Powell City Council last week formally endorsed an emergency levy on the Feb. 5 ballot to save the local fire department.

Powell City Council last week formally endorsed an emergency levy on the Feb. 5 ballot to save the local fire department.

At its Dec. 4 meeting, council voted 6-0 to approve a resolution in support of the Liberty Township Fire Department's five-year, 5.6-mill operating levy.

Councilwoman Sara Marie Brenner was absent.

The levy is virtually the only funding source for the fire department, which serves all of Powell and Liberty Township. If it fails, there will be no funds to keep the department operational.

Liberty Township Administrator Dave Anderson and Trustee Curt Sybert attended the council meeting to ask for an endorsement.

The levy is backed by all three township trustees.

"We'd love for City Council to take a position of public support so there are two unanimous voices in support of the levy going forward," Anderson said.

Sybert said the fire department hopes to bounce back from November when a five-year, 6.6-mill levy was narrowly voted down.

The township had to scramble to place an emergency levy on the February ballot as a backup plan to fund the fire department.

"We were devastated by the failure of that levy," Sybert said. "Certainly it was unexpected, but we have to pick ourselves up and get this levy passed."

He added: "I've been accused of spreading fear, but the issue comes down to this: Do you want a local fire department or not?"

Councilman Jon Bennehoof asked his fellow council members to help get the message out early.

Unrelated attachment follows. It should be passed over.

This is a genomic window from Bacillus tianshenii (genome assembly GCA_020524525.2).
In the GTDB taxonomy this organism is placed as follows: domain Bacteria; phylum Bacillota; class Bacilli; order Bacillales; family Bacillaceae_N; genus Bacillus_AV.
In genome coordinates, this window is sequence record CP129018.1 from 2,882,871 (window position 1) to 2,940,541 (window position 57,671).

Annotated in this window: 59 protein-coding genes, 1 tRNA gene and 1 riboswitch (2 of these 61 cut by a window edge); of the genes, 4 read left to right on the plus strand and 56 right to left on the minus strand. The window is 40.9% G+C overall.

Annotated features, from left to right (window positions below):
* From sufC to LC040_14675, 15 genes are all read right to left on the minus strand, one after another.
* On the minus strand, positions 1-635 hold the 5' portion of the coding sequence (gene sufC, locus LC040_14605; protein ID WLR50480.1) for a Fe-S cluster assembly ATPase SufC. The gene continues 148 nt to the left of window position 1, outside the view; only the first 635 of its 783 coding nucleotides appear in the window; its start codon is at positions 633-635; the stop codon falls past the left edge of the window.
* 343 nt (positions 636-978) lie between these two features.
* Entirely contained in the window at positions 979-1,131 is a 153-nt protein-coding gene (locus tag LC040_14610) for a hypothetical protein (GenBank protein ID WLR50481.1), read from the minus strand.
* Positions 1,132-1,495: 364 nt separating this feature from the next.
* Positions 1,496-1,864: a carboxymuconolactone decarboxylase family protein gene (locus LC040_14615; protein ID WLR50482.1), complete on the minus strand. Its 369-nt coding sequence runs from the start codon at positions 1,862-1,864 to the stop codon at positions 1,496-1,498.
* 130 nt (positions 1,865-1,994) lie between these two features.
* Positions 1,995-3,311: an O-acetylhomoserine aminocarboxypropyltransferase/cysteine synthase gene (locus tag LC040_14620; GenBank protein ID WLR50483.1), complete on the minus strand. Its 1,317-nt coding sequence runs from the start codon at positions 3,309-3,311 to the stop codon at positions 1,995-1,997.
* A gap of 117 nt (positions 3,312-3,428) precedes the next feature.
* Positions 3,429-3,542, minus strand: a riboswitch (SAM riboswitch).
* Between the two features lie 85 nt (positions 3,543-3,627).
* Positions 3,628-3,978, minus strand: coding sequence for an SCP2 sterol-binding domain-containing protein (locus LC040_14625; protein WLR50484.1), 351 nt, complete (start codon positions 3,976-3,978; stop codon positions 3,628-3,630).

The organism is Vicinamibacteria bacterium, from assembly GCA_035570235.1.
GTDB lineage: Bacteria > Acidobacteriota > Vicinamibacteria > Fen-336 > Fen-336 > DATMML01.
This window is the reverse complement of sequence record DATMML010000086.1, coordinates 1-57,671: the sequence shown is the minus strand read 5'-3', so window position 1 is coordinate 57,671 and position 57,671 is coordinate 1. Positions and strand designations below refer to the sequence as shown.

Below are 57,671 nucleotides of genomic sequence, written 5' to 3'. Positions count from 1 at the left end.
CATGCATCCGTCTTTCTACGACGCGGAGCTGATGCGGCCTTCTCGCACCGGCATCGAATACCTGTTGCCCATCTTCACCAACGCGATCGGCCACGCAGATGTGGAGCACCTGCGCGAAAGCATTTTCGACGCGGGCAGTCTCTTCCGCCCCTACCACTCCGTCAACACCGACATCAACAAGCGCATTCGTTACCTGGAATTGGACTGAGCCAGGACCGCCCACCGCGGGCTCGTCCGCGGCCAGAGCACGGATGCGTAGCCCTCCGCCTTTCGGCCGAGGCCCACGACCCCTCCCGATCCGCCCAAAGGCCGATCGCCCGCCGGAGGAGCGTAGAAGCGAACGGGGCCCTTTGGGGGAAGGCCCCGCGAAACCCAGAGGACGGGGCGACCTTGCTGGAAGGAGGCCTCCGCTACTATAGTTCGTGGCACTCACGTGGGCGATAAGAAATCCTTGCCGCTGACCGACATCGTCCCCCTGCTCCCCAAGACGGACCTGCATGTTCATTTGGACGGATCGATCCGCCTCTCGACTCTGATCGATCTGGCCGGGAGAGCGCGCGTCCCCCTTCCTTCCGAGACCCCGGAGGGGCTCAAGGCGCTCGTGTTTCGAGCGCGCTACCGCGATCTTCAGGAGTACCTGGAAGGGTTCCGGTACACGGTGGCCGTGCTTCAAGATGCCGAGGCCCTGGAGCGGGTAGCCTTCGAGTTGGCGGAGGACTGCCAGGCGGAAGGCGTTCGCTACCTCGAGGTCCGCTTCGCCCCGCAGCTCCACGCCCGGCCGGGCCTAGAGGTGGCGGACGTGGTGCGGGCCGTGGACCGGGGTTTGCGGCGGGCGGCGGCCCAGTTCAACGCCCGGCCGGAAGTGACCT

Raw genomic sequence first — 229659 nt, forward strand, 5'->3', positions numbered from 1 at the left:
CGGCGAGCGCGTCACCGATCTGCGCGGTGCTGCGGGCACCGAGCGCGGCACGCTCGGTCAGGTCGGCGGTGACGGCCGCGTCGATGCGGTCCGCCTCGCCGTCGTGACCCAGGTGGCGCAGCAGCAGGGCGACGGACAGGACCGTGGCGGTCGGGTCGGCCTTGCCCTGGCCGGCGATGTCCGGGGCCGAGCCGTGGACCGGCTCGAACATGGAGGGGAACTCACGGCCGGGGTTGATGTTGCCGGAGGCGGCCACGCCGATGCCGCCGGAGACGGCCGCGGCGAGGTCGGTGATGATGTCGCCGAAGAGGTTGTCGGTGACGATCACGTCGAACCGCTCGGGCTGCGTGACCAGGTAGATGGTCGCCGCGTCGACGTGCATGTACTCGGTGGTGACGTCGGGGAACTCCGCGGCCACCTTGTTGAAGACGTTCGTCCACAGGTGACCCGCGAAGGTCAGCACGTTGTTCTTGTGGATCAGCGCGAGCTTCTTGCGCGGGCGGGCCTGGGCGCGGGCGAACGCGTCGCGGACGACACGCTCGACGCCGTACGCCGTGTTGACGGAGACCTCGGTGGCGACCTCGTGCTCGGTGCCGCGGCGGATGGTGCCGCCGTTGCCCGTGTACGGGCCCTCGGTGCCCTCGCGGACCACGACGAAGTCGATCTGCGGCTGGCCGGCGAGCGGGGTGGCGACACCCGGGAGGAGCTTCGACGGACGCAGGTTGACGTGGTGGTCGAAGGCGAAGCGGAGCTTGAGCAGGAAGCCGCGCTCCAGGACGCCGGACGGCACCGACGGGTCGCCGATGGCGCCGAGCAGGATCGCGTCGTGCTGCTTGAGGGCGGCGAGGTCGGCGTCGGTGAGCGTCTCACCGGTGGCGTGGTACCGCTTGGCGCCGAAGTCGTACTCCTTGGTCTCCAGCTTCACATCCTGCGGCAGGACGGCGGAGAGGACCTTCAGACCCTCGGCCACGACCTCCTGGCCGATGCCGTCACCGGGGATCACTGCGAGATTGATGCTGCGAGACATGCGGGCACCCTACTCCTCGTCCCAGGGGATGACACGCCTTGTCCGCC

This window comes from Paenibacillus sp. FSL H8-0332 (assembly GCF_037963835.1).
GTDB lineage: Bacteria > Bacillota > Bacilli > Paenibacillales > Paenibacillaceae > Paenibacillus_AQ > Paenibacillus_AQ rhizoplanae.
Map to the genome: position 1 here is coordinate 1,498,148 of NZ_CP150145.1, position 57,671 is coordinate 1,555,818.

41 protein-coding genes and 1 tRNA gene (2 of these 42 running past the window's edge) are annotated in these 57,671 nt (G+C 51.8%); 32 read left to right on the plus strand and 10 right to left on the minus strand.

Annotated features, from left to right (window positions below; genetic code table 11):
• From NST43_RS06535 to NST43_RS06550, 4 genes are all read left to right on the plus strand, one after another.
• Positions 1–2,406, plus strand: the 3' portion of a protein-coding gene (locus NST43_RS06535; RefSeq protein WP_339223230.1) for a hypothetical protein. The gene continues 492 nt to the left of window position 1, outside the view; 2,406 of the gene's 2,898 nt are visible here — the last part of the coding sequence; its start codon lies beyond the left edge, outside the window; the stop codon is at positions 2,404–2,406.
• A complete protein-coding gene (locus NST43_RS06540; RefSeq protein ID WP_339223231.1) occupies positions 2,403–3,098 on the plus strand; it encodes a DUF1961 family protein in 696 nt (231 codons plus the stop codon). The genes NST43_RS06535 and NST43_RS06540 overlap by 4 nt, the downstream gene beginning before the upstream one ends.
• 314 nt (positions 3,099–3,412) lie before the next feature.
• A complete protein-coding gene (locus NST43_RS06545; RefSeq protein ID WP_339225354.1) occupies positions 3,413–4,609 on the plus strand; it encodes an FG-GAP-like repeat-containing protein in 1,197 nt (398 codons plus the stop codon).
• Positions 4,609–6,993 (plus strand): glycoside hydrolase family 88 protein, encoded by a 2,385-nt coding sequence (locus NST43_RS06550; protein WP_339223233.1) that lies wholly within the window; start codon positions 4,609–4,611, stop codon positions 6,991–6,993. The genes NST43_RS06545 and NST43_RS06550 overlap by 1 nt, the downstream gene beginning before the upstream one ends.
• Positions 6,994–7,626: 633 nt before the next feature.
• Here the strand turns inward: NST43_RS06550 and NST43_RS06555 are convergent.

"This needs to be a grass-roots campaign, because neighbors talking to neighbors is going to be more effective than all that other stuff," he said.

Meanwhile, at the Dec. 3 meeting of the Liberty Township Board of Trustees, township officials and residents continued to discuss the campaign effort -- and what measures must be taken to make the department financially sustainable even if the levy passes.

Last month, trustees agreed to postpone plans to lay off any full-time workers, which could have given the department a financial cushion to carry it through the February election.

Instead, the department suspended 10 part-time workers and eliminated overtime hours.

The trustees have pledged to avoid additional layoffs through the end of the year, but Anderson questioned the wisdom of heading into the February election without further reductions.

"This department was called overstaffed and bloated. How do you go back to the electorate in February having not made the changes that (voters) dictated? I find it hard to believe that we'd be credible at the ballot box if we're at the same staffing level," Anderson said.

Trustee Melanie Leneghan has argued that voluntary resignations will eliminate the need for layoffs, but other township officials are doubtful the resignations will come fast enough.

In a typical year, the department sees just one resignation, Anderson said -- but the current situation might be atypical.

This fall, the department lost four employees through resignations and a retirement, and officials said another staff member might be preparing to leave.